A group of jellyfish is commonly known as a ‘smack’. A smack is an old english term for a smattering or taste but it’s not clear how they got that name.
According to jelly fan Dr. Tierney Thys, scientists would rarely use the term a ‘smack’. They are more likely to refer to them as a swarm. A smack, bloom or swarm of jellyfish can get to astronomical sizes up to millions of jellies in one group.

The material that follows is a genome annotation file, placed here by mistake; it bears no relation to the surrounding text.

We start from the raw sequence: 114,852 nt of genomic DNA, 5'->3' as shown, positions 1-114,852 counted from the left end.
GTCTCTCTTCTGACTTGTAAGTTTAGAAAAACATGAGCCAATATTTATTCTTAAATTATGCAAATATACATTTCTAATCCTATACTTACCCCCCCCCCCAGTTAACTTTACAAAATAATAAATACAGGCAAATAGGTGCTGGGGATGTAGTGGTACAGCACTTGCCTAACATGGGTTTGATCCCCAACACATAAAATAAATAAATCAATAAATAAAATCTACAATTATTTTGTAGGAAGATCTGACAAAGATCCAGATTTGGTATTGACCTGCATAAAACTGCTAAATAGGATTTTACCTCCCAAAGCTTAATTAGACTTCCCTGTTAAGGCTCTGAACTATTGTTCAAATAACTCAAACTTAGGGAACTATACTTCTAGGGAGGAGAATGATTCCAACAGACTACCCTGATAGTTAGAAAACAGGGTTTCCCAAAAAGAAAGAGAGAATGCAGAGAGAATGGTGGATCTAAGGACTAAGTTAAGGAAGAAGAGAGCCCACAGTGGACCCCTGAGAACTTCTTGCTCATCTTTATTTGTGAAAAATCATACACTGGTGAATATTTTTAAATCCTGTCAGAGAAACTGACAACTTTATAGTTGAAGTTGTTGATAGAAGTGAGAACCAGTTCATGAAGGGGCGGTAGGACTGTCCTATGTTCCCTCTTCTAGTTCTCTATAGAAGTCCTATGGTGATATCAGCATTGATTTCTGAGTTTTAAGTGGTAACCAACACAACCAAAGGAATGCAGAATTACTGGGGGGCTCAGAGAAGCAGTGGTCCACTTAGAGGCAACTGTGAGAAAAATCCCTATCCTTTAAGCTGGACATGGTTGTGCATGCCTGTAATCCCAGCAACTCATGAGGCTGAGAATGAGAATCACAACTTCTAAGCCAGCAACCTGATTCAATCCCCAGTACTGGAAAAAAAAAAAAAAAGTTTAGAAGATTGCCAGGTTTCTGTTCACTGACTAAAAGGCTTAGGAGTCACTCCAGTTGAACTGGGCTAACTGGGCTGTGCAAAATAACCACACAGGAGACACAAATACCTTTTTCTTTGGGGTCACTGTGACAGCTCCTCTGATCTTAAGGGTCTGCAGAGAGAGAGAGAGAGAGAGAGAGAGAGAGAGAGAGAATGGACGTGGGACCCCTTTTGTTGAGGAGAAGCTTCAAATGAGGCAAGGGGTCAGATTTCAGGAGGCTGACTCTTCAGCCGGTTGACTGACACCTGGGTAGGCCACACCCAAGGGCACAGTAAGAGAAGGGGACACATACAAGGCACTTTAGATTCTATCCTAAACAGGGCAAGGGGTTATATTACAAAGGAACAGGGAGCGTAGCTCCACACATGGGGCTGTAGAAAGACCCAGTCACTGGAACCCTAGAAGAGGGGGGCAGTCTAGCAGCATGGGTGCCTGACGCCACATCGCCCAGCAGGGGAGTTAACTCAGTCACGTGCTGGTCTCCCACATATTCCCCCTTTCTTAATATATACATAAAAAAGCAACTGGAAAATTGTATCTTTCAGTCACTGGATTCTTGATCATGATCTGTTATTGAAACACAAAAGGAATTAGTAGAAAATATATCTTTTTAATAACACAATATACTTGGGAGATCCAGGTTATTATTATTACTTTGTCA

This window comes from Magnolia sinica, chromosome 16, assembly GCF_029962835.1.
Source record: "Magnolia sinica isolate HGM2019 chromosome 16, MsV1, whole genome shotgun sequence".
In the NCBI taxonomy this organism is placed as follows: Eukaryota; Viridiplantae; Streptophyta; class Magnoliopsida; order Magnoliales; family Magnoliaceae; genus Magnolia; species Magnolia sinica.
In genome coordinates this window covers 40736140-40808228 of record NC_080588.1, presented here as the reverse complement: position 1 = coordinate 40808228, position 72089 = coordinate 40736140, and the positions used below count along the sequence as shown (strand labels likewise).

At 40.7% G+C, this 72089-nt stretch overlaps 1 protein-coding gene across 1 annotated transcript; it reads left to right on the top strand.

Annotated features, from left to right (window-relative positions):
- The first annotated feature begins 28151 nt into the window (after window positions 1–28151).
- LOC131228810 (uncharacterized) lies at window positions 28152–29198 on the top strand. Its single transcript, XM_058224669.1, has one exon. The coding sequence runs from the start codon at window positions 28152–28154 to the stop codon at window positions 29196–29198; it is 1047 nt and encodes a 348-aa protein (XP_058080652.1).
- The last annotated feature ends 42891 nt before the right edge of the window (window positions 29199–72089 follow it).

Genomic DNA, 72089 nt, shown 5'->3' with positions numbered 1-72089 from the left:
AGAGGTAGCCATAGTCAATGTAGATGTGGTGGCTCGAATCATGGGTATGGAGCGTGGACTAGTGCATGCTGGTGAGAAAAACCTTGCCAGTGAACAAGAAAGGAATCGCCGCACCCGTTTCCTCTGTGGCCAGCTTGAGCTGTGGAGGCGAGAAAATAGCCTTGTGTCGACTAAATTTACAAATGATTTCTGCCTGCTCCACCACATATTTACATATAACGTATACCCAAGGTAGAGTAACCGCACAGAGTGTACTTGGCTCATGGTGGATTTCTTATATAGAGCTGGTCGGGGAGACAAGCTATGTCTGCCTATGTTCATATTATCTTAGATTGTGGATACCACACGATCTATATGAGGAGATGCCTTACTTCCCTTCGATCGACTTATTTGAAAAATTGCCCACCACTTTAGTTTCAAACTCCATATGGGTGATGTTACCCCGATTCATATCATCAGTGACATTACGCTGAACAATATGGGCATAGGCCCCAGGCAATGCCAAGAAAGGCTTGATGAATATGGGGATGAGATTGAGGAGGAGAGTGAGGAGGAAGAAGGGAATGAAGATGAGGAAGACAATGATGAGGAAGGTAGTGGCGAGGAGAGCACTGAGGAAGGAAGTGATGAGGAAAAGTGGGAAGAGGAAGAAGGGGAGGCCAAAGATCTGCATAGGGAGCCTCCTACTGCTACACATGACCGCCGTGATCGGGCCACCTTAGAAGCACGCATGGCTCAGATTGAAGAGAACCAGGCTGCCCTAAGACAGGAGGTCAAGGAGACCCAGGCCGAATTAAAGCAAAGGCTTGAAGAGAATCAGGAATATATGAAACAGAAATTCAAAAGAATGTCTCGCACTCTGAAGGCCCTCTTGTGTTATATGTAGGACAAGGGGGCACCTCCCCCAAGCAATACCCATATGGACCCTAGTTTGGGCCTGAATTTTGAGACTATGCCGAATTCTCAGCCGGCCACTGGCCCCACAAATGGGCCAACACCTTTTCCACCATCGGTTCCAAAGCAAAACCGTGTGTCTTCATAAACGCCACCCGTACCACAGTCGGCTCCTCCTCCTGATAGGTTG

The name jellyfish has fallen out of favour in resent times and researchers in the field as also more likely to refer to them as “jellies”. This makes sense as they’re not actually fish. They are plankton, a word that comes from the Greek planktos, which meant to drift or wander.
They are mainly referred to as gelatinous zooplankton in literature. And they are invertebrates from the varied phylum Cnidaria. We’ve been calling them jellyfish since 1701 where the term first appeared in print.
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